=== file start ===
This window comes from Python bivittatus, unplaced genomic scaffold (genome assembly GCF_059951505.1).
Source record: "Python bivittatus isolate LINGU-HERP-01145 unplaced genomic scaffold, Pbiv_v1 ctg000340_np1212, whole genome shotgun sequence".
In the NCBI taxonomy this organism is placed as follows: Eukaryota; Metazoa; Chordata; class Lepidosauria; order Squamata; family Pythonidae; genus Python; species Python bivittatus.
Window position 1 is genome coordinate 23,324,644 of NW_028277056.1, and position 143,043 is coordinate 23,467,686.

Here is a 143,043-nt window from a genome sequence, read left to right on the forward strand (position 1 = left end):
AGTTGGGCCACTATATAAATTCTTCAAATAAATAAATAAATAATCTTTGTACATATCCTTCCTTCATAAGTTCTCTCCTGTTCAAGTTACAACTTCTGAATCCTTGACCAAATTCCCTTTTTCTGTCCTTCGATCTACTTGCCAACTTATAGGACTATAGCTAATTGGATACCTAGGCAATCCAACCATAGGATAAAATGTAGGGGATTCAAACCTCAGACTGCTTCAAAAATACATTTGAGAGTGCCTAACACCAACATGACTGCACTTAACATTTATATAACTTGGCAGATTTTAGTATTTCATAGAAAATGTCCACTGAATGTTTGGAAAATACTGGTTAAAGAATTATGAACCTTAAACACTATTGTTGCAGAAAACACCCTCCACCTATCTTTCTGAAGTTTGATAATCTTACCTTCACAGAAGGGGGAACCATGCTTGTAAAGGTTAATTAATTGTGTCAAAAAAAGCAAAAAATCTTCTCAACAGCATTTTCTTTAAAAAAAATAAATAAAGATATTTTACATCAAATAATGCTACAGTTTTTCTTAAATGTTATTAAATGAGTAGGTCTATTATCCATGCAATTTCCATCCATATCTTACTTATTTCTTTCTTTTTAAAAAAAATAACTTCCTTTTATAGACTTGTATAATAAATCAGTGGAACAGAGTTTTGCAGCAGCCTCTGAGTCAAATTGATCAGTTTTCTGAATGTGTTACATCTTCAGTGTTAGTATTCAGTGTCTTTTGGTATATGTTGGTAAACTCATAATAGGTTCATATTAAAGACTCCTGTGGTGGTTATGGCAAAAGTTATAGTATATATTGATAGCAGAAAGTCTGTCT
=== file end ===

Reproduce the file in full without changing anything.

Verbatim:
This window comes from Python bivittatus, unplaced genomic scaffold (genome assembly GCF_059951505.1).
Source record: "Python bivittatus isolate LINGU-HERP-01145 unplaced genomic scaffold, Pbiv_v1 ctg000340_np1212, whole genome shotgun sequence".
In the NCBI taxonomy this organism is placed as follows: Eukaryota; Metazoa; Chordata; class Lepidosauria; order Squamata; family Pythonidae; genus Python; species Python bivittatus.
Window position 1 is genome coordinate 23,324,644 of NW_028277056.1, and position 143,043 is coordinate 23,467,686.

Here is a 143,043-nt window from a genome sequence, read left to right on the forward strand (position 1 = left end):
AGTTGGGCCACTATATAAATTCTTCAAATAAATAAATAAATAATCTTTGTACATATCCTTCCTTCATAAGTTCTCTCCTGTTCAAGTTACAACTTCTGAATCCTTGACCAAATTCCCTTTTTCTGTCCTTCGATCTACTTGCCAACTTATAGGACTATAGCTAATTGGATACCTAGGCAATCCAACCATAGGATAAAATGTAGGGGATTCAAACCTCAGACTGCTTCAAAAATACATTTGAGAGTGCCTAACACCAACATGACTGCACTTAACATTTATATAACTTGGCAGATTTTAGTATTTCATAGAAAATGTCCACTGAATGTTTGGAAAATACTGGTTAAAGAATTATGAACCTTAAACACTATTGTTGCAGAAAACACCCTCCACCTATCTTTCTGAAGTTTGATAATCTTACCTTCACAGAAGGGGGAACCATGCTTGTAAAGGTTAATTAATTGTGTCAAAAAAAGCAAAAAATCTTCTCAACAGCATTTTCTTTAAAAAAAATAAATAAAGATATTTTACATCAAATAATGCTACAGTTTTTCTTAAATGTTATTAAATGAGTAGGTCTATTATCCATGCAATTTCCATCCATATCTTACTTATTTCTTTCTTTTTAAAAAAAATAACTTCCTTTTATAGACTTGTATAATAAATCAGTGGAACAGAGTTTTGCAGCAGCCTCTGAGTCAAATTGATCAGTTTTCTGAATGTGTTACATCTTCAGTGTTAGTATTCAGTGTCTTTTGGTATATGTTGGTAAACTCATAATAGGTTCATATTAAAGACTCCTGTGGTGGTTATGGCAAAAGTTATAGTATATATTGATAGCAGAAAGTCTGTCT